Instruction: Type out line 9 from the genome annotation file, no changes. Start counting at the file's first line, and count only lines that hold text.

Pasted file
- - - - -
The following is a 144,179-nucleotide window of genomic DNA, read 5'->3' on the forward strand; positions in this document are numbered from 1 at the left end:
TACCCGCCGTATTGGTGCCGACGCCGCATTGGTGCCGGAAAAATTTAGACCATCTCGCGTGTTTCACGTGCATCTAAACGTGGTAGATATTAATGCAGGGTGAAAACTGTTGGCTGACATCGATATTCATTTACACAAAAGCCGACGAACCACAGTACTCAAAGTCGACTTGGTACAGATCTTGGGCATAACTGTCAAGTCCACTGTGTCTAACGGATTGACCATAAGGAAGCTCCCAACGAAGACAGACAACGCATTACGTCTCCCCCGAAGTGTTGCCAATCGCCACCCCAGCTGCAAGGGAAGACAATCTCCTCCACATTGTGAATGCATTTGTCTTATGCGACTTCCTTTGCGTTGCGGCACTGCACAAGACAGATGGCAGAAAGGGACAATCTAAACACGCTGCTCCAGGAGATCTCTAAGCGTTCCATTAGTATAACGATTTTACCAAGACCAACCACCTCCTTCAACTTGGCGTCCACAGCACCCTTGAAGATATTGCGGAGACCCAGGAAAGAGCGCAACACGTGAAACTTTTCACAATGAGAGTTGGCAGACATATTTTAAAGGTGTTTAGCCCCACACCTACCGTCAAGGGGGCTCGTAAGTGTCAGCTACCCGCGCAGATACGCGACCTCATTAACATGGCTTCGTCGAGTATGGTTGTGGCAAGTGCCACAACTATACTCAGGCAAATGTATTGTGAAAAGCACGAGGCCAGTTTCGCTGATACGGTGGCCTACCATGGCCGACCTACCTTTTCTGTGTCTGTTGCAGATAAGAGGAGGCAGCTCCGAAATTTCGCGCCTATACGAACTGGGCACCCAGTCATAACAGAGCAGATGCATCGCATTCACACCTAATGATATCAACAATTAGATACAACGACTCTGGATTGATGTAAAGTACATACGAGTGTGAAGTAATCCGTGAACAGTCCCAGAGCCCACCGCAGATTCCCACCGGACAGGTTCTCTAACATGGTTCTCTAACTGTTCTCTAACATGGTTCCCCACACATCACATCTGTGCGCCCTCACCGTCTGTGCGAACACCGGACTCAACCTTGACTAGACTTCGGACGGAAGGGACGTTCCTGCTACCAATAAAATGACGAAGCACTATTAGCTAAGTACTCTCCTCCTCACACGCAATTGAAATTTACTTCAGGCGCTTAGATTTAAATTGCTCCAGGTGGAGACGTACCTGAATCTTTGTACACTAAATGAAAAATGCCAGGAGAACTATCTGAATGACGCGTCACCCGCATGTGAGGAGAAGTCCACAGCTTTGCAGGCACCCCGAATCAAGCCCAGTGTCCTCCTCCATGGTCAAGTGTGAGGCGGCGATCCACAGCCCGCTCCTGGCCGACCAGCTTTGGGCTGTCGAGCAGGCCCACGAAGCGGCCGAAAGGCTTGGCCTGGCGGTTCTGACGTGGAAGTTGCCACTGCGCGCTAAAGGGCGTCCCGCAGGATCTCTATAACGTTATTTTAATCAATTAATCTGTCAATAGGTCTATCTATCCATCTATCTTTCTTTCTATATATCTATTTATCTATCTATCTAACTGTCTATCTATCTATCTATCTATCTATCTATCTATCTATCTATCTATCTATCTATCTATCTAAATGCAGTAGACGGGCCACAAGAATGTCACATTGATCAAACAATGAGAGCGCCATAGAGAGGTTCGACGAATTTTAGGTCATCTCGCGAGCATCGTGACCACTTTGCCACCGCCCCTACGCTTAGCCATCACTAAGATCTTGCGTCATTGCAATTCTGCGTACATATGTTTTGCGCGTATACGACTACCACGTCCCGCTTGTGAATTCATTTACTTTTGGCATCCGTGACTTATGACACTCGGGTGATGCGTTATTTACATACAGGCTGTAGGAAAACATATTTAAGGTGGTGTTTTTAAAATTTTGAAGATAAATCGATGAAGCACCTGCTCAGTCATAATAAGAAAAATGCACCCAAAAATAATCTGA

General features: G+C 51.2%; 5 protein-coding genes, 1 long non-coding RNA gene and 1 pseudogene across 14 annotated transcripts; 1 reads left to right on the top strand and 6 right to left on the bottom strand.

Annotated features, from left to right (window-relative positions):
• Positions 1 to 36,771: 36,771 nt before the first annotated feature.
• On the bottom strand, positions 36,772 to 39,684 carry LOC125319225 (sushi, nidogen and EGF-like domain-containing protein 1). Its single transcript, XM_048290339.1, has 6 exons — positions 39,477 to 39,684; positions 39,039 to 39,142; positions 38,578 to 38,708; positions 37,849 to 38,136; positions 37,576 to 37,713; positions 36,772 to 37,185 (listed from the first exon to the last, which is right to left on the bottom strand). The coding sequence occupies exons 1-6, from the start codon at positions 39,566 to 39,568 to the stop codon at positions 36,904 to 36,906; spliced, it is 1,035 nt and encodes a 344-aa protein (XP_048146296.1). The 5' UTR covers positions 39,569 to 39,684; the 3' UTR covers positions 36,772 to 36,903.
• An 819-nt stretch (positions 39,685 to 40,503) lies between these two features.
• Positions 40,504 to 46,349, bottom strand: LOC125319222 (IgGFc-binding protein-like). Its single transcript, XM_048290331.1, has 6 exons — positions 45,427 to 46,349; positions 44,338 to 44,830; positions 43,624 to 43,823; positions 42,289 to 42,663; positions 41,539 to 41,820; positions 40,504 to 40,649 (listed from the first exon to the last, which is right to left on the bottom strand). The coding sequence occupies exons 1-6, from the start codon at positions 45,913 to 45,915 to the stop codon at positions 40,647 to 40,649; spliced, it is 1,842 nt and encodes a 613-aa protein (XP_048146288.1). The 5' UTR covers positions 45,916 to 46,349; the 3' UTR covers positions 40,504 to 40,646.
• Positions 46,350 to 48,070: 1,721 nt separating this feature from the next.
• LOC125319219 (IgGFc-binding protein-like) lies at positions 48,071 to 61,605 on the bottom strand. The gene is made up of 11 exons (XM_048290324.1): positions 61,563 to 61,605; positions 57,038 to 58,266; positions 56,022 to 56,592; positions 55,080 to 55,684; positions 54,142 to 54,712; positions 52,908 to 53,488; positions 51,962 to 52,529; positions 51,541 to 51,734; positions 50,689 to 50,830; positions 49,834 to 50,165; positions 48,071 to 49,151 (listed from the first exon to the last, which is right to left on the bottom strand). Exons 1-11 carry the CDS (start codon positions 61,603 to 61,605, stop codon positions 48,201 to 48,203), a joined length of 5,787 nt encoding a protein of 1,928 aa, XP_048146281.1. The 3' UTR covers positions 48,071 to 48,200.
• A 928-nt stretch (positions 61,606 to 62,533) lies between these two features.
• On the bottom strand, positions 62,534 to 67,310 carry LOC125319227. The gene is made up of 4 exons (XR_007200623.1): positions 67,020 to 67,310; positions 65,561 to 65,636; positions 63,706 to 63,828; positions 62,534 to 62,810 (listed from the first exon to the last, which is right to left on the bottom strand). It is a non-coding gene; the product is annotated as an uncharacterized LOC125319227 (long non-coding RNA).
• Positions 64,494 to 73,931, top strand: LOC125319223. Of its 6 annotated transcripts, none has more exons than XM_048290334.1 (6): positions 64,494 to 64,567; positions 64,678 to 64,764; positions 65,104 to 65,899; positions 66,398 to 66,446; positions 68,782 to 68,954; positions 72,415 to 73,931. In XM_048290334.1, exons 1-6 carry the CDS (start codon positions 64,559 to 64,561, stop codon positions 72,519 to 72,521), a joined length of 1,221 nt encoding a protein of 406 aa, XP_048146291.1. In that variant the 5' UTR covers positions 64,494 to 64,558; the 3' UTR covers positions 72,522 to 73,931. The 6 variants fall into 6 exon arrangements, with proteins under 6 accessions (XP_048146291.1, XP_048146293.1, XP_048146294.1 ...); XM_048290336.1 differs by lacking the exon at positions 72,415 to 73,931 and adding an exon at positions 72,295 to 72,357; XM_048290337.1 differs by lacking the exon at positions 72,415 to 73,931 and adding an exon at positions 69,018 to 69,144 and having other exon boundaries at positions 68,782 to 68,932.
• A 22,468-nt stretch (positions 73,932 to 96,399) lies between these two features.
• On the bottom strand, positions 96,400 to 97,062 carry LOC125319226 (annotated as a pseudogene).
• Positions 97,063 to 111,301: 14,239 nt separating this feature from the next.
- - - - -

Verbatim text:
• Positions 46,350 to 48,070: 1,721 nt separating this feature from the next.